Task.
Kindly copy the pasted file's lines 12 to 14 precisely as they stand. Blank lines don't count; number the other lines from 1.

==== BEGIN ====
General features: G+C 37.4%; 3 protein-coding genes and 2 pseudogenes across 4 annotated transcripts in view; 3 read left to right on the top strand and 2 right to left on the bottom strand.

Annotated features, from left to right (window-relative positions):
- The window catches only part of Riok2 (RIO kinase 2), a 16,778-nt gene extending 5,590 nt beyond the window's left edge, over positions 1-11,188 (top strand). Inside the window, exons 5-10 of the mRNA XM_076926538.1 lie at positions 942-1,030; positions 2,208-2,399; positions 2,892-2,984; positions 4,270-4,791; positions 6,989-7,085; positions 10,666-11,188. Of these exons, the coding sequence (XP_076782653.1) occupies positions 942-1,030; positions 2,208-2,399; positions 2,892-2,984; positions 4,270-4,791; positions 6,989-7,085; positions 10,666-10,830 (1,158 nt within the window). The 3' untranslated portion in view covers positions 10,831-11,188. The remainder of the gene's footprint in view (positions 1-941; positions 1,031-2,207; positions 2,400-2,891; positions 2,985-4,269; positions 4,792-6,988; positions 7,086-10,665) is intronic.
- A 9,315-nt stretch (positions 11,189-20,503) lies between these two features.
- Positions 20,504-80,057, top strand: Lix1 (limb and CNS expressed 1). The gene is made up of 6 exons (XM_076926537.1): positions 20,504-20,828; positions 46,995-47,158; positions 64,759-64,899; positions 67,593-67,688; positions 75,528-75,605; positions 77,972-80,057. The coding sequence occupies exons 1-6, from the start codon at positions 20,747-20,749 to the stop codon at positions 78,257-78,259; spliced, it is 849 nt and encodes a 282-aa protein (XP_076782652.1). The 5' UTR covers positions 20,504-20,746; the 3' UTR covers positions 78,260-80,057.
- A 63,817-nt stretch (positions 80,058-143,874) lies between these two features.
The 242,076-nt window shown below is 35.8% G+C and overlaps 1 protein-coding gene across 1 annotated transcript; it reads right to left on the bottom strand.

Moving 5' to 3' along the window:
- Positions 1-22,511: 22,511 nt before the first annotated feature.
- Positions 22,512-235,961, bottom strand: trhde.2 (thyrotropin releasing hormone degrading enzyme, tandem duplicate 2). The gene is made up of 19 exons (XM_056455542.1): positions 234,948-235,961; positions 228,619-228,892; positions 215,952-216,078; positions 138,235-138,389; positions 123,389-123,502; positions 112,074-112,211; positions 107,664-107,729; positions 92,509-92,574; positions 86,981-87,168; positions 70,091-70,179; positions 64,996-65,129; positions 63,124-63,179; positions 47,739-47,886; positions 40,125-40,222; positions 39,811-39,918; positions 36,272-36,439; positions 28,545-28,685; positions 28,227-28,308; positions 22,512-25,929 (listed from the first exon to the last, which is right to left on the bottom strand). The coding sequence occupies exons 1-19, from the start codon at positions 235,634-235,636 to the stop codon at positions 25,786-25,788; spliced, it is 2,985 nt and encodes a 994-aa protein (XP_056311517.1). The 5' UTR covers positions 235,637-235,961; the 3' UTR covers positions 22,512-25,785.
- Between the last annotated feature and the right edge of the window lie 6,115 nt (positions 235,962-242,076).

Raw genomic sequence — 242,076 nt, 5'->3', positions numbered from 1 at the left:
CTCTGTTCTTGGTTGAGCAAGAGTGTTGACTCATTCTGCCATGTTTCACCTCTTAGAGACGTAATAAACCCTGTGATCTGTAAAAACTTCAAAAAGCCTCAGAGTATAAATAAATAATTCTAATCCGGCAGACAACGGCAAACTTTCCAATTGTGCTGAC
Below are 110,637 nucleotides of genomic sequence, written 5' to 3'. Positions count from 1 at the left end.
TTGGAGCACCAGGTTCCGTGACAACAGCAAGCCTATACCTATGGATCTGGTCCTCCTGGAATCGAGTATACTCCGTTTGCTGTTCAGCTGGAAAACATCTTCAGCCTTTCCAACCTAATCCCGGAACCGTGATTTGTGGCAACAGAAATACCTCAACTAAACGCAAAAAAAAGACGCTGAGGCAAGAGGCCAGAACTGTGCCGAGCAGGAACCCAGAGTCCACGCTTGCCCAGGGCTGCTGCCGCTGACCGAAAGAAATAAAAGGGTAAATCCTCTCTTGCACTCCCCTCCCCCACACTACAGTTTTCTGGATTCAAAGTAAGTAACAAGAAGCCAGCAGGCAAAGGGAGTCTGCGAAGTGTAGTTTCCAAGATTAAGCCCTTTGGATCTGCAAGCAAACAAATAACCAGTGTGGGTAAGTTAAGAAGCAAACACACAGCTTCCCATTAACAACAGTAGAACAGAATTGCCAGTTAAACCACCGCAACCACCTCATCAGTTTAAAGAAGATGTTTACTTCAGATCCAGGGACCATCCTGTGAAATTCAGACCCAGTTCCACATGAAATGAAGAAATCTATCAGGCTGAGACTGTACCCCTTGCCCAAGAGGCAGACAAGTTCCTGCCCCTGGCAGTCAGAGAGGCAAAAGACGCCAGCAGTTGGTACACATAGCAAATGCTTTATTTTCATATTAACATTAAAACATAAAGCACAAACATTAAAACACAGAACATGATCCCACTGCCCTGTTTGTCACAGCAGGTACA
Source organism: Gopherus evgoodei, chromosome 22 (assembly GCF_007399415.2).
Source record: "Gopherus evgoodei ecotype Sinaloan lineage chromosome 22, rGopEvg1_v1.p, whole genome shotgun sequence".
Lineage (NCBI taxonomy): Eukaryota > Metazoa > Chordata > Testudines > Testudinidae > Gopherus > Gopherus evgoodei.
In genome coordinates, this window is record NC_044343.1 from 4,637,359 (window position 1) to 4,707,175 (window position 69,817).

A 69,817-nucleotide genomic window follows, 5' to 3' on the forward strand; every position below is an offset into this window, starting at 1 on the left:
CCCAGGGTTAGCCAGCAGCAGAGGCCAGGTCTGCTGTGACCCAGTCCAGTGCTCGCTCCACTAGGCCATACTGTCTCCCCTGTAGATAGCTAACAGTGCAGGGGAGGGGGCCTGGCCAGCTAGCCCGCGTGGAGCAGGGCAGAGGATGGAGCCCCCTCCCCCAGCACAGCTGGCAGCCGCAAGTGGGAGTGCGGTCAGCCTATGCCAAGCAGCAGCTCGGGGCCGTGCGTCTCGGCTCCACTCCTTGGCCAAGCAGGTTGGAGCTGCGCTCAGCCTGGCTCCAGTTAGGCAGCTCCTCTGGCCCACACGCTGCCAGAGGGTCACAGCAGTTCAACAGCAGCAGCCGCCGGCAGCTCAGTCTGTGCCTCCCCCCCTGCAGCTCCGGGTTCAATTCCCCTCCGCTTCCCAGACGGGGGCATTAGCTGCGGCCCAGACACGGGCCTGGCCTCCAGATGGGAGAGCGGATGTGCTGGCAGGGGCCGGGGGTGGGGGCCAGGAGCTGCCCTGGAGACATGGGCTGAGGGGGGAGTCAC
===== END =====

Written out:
Raw genomic sequence — 242,076 nt, 5'->3', positions numbered from 1 at the left:
CTCTGTTCTTGGTTGAGCAAGAGTGTTGACTCATTCTGCCATGTTTCACCTCTTAGAGACGTAATAAACCCTGTGATCTGTAAAAACTTCAAAAAGCCTCAGAGTATAAATAAATAATTCTAATCCGGCAGACAACGGCAAACTTTCCAATTGTGCTGAC
Below are 110,637 nucleotides of genomic sequence, written 5' to 3'. Positions count from 1 at the left end.